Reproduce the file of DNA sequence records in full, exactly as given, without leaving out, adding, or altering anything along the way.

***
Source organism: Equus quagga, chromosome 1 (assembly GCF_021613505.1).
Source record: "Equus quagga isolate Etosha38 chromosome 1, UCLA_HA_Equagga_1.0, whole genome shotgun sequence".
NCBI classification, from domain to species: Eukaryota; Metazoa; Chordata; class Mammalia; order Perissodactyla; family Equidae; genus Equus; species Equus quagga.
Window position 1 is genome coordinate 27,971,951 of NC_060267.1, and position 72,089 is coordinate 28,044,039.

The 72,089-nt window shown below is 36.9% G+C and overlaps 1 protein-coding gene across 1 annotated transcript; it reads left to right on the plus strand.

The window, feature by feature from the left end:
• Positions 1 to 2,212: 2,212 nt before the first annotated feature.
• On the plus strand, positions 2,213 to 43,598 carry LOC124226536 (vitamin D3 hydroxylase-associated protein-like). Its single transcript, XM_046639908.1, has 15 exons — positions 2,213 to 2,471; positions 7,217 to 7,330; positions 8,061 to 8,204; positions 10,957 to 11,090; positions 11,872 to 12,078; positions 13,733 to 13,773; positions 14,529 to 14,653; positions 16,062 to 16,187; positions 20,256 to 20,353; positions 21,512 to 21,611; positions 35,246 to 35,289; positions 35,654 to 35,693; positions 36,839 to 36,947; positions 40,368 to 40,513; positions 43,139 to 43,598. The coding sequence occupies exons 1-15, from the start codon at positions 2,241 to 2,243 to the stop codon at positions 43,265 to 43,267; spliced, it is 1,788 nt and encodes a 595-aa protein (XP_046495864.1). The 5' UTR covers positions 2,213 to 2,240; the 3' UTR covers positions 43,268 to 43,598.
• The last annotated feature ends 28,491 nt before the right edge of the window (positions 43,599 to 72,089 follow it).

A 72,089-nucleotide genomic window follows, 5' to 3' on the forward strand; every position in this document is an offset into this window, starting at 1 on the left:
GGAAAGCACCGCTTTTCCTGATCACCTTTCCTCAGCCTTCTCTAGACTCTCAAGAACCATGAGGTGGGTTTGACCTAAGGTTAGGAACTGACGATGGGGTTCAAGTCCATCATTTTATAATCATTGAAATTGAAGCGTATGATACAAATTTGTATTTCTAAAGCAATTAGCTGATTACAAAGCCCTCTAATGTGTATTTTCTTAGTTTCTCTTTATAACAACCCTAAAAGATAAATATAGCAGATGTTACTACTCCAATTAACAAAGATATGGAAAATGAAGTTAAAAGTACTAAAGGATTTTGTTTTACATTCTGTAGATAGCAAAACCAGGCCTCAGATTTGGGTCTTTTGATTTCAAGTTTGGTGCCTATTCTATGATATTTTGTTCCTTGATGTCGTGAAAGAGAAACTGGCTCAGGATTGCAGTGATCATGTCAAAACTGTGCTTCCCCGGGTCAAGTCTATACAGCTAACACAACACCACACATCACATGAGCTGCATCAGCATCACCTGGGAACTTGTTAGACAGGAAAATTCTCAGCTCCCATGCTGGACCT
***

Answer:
Source organism: Equus quagga, chromosome 1 (assembly GCF_021613505.1).
Source record: "Equus quagga isolate Etosha38 chromosome 1, UCLA_HA_Equagga_1.0, whole genome shotgun sequence".
NCBI classification, from domain to species: Eukaryota; Metazoa; Chordata; class Mammalia; order Perissodactyla; family Equidae; genus Equus; species Equus quagga.
Window position 1 is genome coordinate 27,971,951 of NC_060267.1, and position 72,089 is coordinate 28,044,039.

The 72,089-nt window shown below is 36.9% G+C and overlaps 1 protein-coding gene across 1 annotated transcript; it reads left to right on the plus strand.

The window, feature by feature from the left end:
• Positions 1 to 2,212: 2,212 nt before the first annotated feature.
• On the plus strand, positions 2,213 to 43,598 carry LOC124226536 (vitamin D3 hydroxylase-associated protein-like). Its single transcript, XM_046639908.1, has 15 exons — positions 2,213 to 2,471; positions 7,217 to 7,330; positions 8,061 to 8,204; positions 10,957 to 11,090; positions 11,872 to 12,078; positions 13,733 to 13,773; positions 14,529 to 14,653; positions 16,062 to 16,187; positions 20,256 to 20,353; positions 21,512 to 21,611; positions 35,246 to 35,289; positions 35,654 to 35,693; positions 36,839 to 36,947; positions 40,368 to 40,513; positions 43,139 to 43,598. The coding sequence occupies exons 1-15, from the start codon at positions 2,241 to 2,243 to the stop codon at positions 43,265 to 43,267; spliced, it is 1,788 nt and encodes a 595-aa protein (XP_046495864.1). The 5' UTR covers positions 2,213 to 2,240; the 3' UTR covers positions 43,268 to 43,598.
• The last annotated feature ends 28,491 nt before the right edge of the window (positions 43,599 to 72,089 follow it).

A 72,089-nucleotide genomic window follows, 5' to 3' on the forward strand; every position in this document is an offset into this window, starting at 1 on the left:
GGAAAGCACCGCTTTTCCTGATCACCTTTCCTCAGCCTTCTCTAGACTCTCAAGAACCATGAGGTGGGTTTGACCTAAGGTTAGGAACTGACGATGGGGTTCAAGTCCATCATTTTATAATCATTGAAATTGAAGCGTATGATACAAATTTGTATTTCTAAAGCAATTAGCTGATTACAAAGCCCTCTAATGTGTATTTTCTTAGTTTCTCTTTATAACAACCCTAAAAGATAAATATAGCAGATGTTACTACTCCAATTAACAAAGATATGGAAAATGAAGTTAAAAGTACTAAAGGATTTTGTTTTACATTCTGTAGATAGCAAAACCAGGCCTCAGATTTGGGTCTTTTGATTTCAAGTTTGGTGCCTATTCTATGATATTTTGTTCCTTGATGTCGTGAAAGAGAAACTGGCTCAGGATTGCAGTGATCATGTCAAAACTGTGCTTCCCCGGGTCAAGTCTATACAGCTAACACAACACCACACATCACATGAGCTGCATCAGCATCACCTGGGAACTTGTTAGACAGGAAAATTCTCAGCTCCCATGCTGGACCT